If the owner of a vehicle complies with the laws of a jurisdiction outside of Manitoba as to the registration and licensing of the vehicle, and the number plates are displayed on the vehicle, the owner may use or permit the use of the vehicle in Manitoba for 3 months or the period of registration for the vehicle in the outside jurisdiction, whichever is shorter. The owner or driver of the vehicle must carry certificate of registration and the license required under the laws of the jurisdiction when operating the vehicle, as well as a financial responsibility (liability insurance) card.
A non-resident who enters and resides in Manitoba for more than 3 months to attend a university, college, technical training school, or high school as a full-time student may operate or permit another person to a operate a vehicle if: (1) the owner is in compliance with the registration and licensing laws of the respective jurisdiction where the vehicle is registered; (2) the number plate or plates authorized for the jurisdiction are displayed; (3) the certificate of registration, the license, and the financial responsibility card are carried by the owner or driver when operating the vehicle; and (4) a valid student identification sticker is displayed on, or carried in, the vehicle.
The owner or driver of a vehicle with a valid in-transit permit or other temporary registration issued by another jurisdiction in Canada may operate the vehicle in Manitoba if the owner or driver: (1) carries the in-transit permit or registration, and proof of financial responsibility in the vehicle; and (2) operates the vehicle in accordance with the in-transit permit or registration requirements.
A private passenger vehicle that is owned by a non-resident and registered in the owner’s home province or state may be operated on the highways without being registered in New Brunswick.
The registration of a vehicle is required for: (1) a non-resident who uses a vehicle to solicit business, remains for more than 30 days during any 1 year, and uses the vehicle to make deliveries; (2) a non-resident who resides or remains for more than 6 months in any year; (3) a non-resident who allows a vehicle to be operated for more than 30 days, except for a chauffeur, by a person who is a resident or ordinarily a resident in New Brunswick; or (4) a non-resident gainfully employed in the Province.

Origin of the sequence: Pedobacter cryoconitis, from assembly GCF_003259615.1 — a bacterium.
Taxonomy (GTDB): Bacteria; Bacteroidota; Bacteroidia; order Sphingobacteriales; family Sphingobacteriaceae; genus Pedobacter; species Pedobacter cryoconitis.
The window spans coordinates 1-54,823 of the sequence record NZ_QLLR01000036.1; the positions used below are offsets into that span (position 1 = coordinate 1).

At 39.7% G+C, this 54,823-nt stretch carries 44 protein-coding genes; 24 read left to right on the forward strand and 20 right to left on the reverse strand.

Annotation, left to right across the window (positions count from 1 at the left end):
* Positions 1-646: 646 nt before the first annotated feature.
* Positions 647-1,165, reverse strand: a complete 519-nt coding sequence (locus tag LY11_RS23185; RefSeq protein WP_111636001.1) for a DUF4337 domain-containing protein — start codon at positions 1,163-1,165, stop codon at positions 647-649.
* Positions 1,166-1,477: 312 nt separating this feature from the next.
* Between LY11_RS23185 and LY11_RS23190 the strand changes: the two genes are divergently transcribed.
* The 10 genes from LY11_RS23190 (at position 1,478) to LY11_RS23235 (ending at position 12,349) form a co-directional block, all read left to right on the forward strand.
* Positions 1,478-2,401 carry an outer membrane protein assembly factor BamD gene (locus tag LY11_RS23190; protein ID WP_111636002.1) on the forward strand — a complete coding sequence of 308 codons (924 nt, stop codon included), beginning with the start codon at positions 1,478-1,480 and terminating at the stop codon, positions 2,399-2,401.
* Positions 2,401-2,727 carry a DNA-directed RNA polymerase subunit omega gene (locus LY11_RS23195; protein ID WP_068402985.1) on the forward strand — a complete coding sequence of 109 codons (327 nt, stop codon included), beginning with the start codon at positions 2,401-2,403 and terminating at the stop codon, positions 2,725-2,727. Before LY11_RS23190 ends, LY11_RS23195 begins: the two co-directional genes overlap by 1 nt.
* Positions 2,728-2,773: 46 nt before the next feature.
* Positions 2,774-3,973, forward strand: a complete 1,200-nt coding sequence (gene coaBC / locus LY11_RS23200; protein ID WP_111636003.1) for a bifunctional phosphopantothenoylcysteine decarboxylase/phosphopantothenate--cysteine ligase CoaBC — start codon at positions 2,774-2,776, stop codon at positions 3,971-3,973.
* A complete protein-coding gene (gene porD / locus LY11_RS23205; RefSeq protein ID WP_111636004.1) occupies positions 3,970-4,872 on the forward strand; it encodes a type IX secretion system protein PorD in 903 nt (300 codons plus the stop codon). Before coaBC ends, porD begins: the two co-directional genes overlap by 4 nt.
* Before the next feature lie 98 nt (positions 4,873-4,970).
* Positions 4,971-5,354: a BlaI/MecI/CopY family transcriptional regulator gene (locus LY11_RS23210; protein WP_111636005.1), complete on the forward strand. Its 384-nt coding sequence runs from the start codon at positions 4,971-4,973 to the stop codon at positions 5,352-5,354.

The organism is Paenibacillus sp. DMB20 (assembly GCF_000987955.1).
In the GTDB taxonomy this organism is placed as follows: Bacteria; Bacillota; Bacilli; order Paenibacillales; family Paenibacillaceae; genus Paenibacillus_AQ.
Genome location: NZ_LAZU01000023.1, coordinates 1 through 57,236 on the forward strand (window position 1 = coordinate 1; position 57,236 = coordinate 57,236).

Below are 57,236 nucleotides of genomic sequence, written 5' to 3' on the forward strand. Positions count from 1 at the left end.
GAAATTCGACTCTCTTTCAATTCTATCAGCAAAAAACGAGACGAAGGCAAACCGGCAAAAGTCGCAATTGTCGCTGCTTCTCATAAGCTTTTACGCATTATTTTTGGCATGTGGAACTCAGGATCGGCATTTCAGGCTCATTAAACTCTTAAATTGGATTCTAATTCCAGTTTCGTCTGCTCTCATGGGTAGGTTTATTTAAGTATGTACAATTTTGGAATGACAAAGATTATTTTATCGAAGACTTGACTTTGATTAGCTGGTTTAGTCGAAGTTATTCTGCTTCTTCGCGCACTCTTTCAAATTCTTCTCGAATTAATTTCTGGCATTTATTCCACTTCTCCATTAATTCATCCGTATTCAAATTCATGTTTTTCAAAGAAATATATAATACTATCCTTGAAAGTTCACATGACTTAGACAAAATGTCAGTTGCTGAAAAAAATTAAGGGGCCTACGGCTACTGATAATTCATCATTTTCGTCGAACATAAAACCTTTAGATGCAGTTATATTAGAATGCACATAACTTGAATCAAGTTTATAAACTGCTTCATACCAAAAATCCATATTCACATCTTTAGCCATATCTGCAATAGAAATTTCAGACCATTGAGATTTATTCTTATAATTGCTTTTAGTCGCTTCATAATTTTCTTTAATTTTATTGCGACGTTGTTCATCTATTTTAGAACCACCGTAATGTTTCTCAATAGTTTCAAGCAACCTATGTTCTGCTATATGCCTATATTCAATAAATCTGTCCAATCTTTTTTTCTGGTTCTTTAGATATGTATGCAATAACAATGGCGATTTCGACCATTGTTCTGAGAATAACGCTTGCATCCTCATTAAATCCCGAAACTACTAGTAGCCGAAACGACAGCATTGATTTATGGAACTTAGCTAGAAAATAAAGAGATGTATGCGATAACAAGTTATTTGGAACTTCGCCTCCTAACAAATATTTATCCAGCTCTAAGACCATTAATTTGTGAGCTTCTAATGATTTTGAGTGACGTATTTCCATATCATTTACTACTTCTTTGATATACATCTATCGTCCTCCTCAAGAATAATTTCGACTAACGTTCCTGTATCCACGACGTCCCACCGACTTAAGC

Non-residents can operate a passenger vehicle for a maximum period of 3 months in 1 year without registering a vehicle in Newfoundland and Labrador.
A person who enters the province to become a resident must register his or her vehicle within 30 days.
A person is not required to register a vehicle in the Northwest Territories when: (1) the owner of the motor vehicle has complied with the laws of a jurisdiction other than the Northwest Territories respecting registration, license plates, and validation stickers; and (2) the vehicle has been in the Northwest Territories for a period not exceeding 90 consecutive days, or the owner of the vehicle is temporarily in the Northwest Territories for the purpose of attending an educational institution as a student in an exchange program or other approved educational program.
A passenger motor vehicle owned by a non-resident who does not carry on business in Nova Scotia is exempt from registration for 90 days from the date that the vehicle was first operated in Nova Scotia. Only one 90-day exemption period is allowed in any registration year.
A passenger motor vehicle registered in the province of New Brunswick or Prince Edward Island is exempt from registration as long as the registered owner does not live in Nova Scotia, or if carrying passengers for compensation, as long as no passenger is taken on in Nova Scotia to be discharged in Nova Scotia.
A passenger vehicle owned by a non-resident and operated within Nova Scotia for the transportation of persons or goods for compensation is exempt from registration for 30 days from the date that the vehicle was first operated in Nova Scotia, provided no persons or goods are taken on in Nova Scotia. Only one 30 day exemption period is allowed in any registration year.